According to a friend of former FBI Director James Comey, the dismissal of Attorney General Jeff Sessions may not matter. He says it is probably too late to stop the Mueller investigation.
Writing at the Atlantic, Lawfare editor Benjamin Wittes gave ten legitimate reasons why Trump’s firing of Sessions was “too little, too late.”
He said that after Tuesday’s shift of investigatory power to House Democrats, Trump’s window of opportunity is gone:
“Eighteen months ago, I said, President Donald Trump had an opportunity to disrupt the Russia investigation: He had fired the FBI director and had rocked the Justice Department back on its heels. But Trump had dithered. He had broadcast his intentions too many times. And in the meantime, Mueller had moved decisively, securing important indictments and convictions, and making whatever preparations were necessary for hostile fire.”
Although Trump’s appointment of Matt Whitaker as acting Attorney General is extremely problematic, it probably won’t matter anyway.
“I am still, if only tentatively, of the belief that the prospects for interference are dimmer than fear and panic and another Trump-busted norm have us imagining,” Wittes wrote.
He made clear that Mueller has referred some Justice Department matters, such as the Michael Cohen situation in New York, to other investigatory agencies. Mueller has also let other agencies handle matters involving core questions of Russian interference in the U.S. elections, such as the Maria Butina and Elena Khusyaynova prosecutions.
“The result of this strategic step that Mueller is relatively invulnerable to the charge of any kind of power grab or mission creep,” Wittes said.
He then hinted that Mueller’s investigation has probably already reached its conclusions anyway. This means that even if Whitaker tries to shut down Mueller, the special counsel still would be able to speak out about what his investigation has discovered.
“The day that Mueller holds a press conference or stands before cameras and declares that his investigation is facing interference from the Justice Department will be a very big day, perhaps a game-changing day,” Wittes explained. “If the department suppresses his report, he has the capacity to, as James Comey did after his firing, testify before Congress about what happened. Mueller has not hoarded power or jurisdiction, but he has hoarded moral authority.”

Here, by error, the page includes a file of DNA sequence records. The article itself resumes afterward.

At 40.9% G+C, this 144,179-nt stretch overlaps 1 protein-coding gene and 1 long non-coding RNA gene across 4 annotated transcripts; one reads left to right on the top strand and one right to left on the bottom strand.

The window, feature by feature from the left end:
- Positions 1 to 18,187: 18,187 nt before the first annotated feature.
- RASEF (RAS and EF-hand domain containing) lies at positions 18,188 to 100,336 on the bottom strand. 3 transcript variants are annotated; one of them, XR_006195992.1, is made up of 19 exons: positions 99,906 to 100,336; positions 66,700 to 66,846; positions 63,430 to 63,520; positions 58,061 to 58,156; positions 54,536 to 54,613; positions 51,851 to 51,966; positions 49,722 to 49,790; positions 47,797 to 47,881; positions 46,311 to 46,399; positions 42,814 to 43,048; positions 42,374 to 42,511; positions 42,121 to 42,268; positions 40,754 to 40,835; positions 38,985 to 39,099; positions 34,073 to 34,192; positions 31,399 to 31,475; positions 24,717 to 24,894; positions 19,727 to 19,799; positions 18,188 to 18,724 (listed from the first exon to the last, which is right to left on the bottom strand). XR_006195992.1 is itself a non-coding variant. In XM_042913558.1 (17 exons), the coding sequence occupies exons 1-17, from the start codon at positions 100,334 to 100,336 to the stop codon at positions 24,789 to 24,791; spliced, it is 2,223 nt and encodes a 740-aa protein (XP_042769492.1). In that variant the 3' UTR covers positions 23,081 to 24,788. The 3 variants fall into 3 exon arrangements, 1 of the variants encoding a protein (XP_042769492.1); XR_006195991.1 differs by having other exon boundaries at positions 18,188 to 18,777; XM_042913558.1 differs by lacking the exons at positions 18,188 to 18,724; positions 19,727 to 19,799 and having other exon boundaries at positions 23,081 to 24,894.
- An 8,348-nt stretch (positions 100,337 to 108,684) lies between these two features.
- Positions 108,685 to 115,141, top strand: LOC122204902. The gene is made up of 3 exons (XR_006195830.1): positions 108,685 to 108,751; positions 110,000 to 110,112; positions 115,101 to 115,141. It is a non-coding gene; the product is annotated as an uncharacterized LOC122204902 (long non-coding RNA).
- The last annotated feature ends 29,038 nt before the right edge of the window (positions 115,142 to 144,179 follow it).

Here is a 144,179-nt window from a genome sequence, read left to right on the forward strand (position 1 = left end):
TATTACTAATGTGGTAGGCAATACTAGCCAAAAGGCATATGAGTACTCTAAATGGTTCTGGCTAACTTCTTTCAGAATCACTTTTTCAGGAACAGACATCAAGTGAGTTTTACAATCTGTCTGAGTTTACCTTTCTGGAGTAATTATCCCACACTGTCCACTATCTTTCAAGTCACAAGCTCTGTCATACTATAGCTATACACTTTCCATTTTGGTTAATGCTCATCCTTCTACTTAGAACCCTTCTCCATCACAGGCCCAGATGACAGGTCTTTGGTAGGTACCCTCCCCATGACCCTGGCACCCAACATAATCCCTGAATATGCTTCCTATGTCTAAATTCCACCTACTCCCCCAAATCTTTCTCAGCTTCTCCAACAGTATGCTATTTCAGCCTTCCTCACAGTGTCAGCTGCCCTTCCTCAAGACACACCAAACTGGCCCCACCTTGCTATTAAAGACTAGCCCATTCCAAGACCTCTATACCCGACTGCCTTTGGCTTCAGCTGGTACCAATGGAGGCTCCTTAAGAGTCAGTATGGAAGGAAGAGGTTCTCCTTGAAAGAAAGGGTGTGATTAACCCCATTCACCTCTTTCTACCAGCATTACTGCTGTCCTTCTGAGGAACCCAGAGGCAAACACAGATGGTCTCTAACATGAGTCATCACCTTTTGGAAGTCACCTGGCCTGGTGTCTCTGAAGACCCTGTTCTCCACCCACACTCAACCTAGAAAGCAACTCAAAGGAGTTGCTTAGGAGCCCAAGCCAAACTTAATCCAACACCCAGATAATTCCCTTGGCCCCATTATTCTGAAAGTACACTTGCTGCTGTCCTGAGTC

Wittes said Trump would face a “perfect storm” if he tries to bury the months of work Mueller’s investigators have put in. He said that “Every element operates in an ineffable combination of bureaucratic maneuvering, congressional action, journalism, personality, and public pressure.”
He then concluded:
“And in this dangerous moment—and Whitaker’s installation does create a profoundly dangerous moment—the combined effects here will be a powerful defense against misdeeds.”
“I stand by my conclusion. Here are 10 reasons to think that Whitaker may have less capacity to foil Mueller than the current moment—and his formal powers—may suggest.”
- First, Mueller has spread the wealth around. Other federal agencies are involved.
- Second, the investigation has already progressed very far. Almost all evidence has already been obtained.
- Third, Mueller does not have to remain silent. He will be allowed to publicly testify.
- Fourth, the midterms matter—and they mean investigations by House Democrats.
- Fifth, the confirmation process for the attorney general still matters. A new attorney general who favors Trump would probably not be confirmed by the Senate.
- Sixth, corrupting the Justice Department is harder than you think. There is institutional integrity that can’t be corrupted by one person.
- Seventh, senior Justice Department officials, both career and political, can draw lines. They have power and can decide what needs to be done.
- Eighth, Whitaker will get briefed and assume responsibility for the department. He may, if he does take over Mueller probe oversight, decide that he should not interfere.
- Ninth, the public actually cares, as shown by the hundreds of public demonstrations this week after Sessions was fired.
- Tenth, these points all work in tandem with one another. The whole is greater than the sum of the parts.
In short, Donald Trump may have lashed out in frustration and anger and fired Jeff Sessions, but he may also be powerless to stop the Mueller investigation, or to prevent its findings from becoming public.